Safe and Sound

Iberiabank

Lafayette, LA
4
Star Rating
Iberiabank is an FDIC-insured bank started in 1887 and currently headquartered in Lafayette, LA. The bank has equity of $2.69 billion on $21,713,975,000 in assets, according to June 30, 2017, regulatory filings.

With 2,941 full-time employees in 204 offices in multiple states, the bank has amassed loans and leases worth $15.55 billion, including real estate loans of $10.76 billion. U.S. bank customers currently have $17.74 billion in deposits with the bank.

Overall, Bankrate believes that, as of June 30, 2017, Iberiabank exhibited a good condition, earning 4 out of 5 stars for safety and soundness. Here's a look at how the bank did on the three important criteria Bankrate used to score U.S. banks.

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THE INSTITUTION'S SCORE

Capital Score

When it comes to measuring an an institution's financial strength, capital is important. It works as a cushion against losses and as protection for accountholders during periods of economic trouble for the bank. When looking at safety and soundness, the more capital, the better.
Iberiabank fell below the national average of 13.38 on our test to measure capital adequacy, receiving a score of 10 out of a possible 30 points.

A bank's Tier 1 capital ratio is a widely used measure of this buffer. Iberiabank's Tier 1 capital ratio was 10.93 percent, higher than the 6 percent level regulators consider adequate, but less than the national average of 25.16 percent. The higher the capital ratio, the better the bank will be able to weather financial difficulties.

Overall, Iberiabank held equity amounting to 12.41 percent of its assets, which exceeded the national average of 12.10 percent.

Asset Quality Score

In this test, Bankrate tries to estimate the effect of problem assets, such as unpaid loans, on the bank's loan loss reserves and overall capitalization.

Having lots of these kinds of assets may eventually require a bank to use capital to cover losses, diminishing its equity buffer. It also means that there are likely to be many assets that are in non-accrual status and thus aren't earning interest for the bank, pushing down earnings and increasing the risk of a failure in the future.

On Bankrate's asset quality test, Iberiabank scored 36 out of a possible 40 points, less than the national average of 37.62 points.

The percentage of problem assets a bank holds compared to its total assets is a widely used indicator of asset quality.As of June 30, 2017, 1.14 percent of Iberiabank's loans were noncurrent, meaning they were more than 90 days past due or were in non-accrual status. That's above the national average of 1.04 percent.

Banks keep a reserve known as an "allowance for loan and lease losses" to deal with problem assets . Comparing the how large that reserve is to the total amount of problematic loans can be a helpful indicator when evaluating a bank's ability to manage problem assets. Unfortunately, the FDIC did not provide information on Iberiabank's loan loss allowance in its most recent filings.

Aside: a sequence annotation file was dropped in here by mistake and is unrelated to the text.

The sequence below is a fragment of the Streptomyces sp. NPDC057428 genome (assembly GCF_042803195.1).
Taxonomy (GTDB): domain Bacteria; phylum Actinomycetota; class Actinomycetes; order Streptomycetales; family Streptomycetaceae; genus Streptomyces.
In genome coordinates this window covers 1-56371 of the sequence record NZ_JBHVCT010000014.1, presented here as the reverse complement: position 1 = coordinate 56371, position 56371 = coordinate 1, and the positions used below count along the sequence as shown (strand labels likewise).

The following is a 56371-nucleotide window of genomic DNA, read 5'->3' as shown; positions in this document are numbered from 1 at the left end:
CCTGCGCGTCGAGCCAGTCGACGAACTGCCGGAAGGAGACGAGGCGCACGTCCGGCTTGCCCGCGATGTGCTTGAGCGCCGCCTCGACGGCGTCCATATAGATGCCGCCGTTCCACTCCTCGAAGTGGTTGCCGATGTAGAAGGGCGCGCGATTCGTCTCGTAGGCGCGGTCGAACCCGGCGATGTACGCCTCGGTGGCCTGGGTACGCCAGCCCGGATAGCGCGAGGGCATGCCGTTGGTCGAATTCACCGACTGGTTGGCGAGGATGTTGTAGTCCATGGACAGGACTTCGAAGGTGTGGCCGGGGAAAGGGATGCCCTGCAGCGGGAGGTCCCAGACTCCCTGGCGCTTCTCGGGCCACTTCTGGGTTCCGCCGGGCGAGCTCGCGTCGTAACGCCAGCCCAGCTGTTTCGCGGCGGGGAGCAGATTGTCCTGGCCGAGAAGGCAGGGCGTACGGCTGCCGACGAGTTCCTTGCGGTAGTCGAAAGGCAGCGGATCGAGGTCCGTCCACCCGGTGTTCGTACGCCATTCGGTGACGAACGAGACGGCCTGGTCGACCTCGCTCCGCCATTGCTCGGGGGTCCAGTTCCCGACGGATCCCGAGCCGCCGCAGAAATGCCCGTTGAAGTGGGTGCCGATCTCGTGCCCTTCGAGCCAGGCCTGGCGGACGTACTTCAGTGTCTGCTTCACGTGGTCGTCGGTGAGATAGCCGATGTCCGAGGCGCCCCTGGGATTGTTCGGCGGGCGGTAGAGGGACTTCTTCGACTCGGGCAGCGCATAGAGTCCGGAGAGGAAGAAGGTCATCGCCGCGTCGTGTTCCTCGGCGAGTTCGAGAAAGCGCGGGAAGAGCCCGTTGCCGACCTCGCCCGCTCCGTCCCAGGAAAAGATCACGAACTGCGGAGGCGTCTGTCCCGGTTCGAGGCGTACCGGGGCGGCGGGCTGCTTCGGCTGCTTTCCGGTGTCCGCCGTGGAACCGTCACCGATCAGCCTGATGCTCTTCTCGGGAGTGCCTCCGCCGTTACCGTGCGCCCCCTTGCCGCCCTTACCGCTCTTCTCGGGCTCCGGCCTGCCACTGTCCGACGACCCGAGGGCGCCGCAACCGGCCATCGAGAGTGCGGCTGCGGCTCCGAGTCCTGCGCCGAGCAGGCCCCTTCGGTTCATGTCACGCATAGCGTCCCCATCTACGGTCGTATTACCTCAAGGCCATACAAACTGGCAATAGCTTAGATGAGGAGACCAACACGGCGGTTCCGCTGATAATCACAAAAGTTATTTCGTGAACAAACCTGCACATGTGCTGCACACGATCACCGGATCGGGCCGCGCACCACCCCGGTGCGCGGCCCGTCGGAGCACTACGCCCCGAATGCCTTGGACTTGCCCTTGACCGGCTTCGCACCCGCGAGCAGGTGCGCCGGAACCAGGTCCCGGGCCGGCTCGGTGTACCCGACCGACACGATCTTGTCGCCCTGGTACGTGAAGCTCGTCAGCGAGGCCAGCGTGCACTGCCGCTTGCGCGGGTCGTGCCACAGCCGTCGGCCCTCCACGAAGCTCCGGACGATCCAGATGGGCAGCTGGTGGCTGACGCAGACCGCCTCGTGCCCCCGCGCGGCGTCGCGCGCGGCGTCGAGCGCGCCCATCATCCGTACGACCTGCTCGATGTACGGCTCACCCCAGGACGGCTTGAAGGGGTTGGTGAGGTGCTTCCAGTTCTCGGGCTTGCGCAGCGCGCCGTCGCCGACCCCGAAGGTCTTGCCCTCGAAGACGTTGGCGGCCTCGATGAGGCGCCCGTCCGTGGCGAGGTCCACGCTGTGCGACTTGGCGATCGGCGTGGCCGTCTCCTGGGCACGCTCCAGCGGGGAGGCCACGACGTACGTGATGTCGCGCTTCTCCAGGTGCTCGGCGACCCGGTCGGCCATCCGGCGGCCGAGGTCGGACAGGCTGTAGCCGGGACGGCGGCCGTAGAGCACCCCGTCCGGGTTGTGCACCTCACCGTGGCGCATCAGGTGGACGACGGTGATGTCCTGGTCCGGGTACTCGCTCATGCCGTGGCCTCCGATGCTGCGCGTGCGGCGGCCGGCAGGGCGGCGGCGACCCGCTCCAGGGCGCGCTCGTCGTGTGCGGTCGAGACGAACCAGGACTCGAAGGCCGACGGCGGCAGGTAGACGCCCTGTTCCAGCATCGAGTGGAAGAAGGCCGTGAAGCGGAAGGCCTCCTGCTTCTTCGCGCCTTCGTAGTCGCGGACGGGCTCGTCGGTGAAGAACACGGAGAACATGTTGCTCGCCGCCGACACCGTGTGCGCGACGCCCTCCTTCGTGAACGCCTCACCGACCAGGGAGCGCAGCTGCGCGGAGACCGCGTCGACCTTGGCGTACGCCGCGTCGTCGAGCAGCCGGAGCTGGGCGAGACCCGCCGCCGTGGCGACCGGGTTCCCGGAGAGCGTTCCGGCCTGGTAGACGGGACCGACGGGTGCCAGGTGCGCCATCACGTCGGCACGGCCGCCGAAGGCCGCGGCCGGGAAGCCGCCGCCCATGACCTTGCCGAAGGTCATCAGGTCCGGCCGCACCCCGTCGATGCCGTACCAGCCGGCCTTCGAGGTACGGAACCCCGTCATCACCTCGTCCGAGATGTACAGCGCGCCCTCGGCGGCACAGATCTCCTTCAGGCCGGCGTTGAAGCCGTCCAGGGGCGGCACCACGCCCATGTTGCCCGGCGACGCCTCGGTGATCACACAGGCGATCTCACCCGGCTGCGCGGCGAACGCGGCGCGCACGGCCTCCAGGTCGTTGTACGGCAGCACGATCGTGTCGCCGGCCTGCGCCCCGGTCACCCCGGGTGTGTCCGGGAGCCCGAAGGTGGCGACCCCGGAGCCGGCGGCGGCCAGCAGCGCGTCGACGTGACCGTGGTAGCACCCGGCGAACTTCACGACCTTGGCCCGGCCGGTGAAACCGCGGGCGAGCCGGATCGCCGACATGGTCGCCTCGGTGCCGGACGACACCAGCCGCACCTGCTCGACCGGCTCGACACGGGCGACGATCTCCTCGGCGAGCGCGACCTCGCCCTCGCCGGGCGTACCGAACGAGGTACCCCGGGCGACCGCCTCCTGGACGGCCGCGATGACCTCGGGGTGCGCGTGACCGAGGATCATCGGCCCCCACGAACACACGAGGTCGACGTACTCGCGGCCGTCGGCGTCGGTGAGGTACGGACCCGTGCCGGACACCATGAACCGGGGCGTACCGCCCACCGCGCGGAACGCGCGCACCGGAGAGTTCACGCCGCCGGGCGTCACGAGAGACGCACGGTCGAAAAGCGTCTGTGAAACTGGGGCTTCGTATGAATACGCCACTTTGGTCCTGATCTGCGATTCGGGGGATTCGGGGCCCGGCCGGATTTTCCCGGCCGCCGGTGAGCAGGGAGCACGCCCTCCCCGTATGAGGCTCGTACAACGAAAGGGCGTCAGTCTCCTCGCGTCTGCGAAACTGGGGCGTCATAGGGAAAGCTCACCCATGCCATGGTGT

Earnings score

A bank's ability to earn money affects its long-term survivability. A bank can retain its earnings, increasing its capital cushion, or use them to address problematic loans, potentially making the bank better able to withstand financial trouble. Banks that are losing money, however, have less ability to do those things.

Iberiabank scored 16 out of a possible 30 on Bankrate's test of earnings, lower than the national average of 16.52.

Return on equity, calculated by dividing net income (profit, essentially) by the total amount of equity, is one important way to measure a bank's earnings. The most recent annualized quarterly return on equity for Iberiabank was 7.78 percent, below the national average of 9.28 percent.

For the twelve months ended June 30, 2017, the bank earned net income of $102.5 million on total equity of $2.69 billion. The bank had an annualized return on average assets, or ROA, of 0.94 percent, below the 1 percent deemed satisfactory in accordance with industry standards and below the average for U.S. banks of 1.14 percent.








WHAT IS SAFE & SOUND?

Bankrate.com's Safe & Sound Ratings provide a star rating system to evaluate the current financial status of financial institutions. The information gathered about banks, credit unions and thrifts is updated as set forth in the Terms of Use of Safe & Sound Ratings and Reports. The Safe & Sound Ratings information is grouped by categories of banks, thrifts and credit unions.

Scoring methodology

Bankrate.com evaluates the financial condition of institutions and assigns a one- to five-star rating for each with five stars representing the highest rating. Institutions with satisfactory performance will generally receive a rating of three or more stars. The majority of institutions fall into the three- to four-star range. An institution with an "NR" rating may be too new to rate or may have limited the publicly available information in their regulatory filings. The "NR" is not an indication of financial strength or weakness. The Safe & Sound rating is believed to be reliable, but the information is not guaranteed. In addition, events since the information was collected may have altered the institution's financial condition.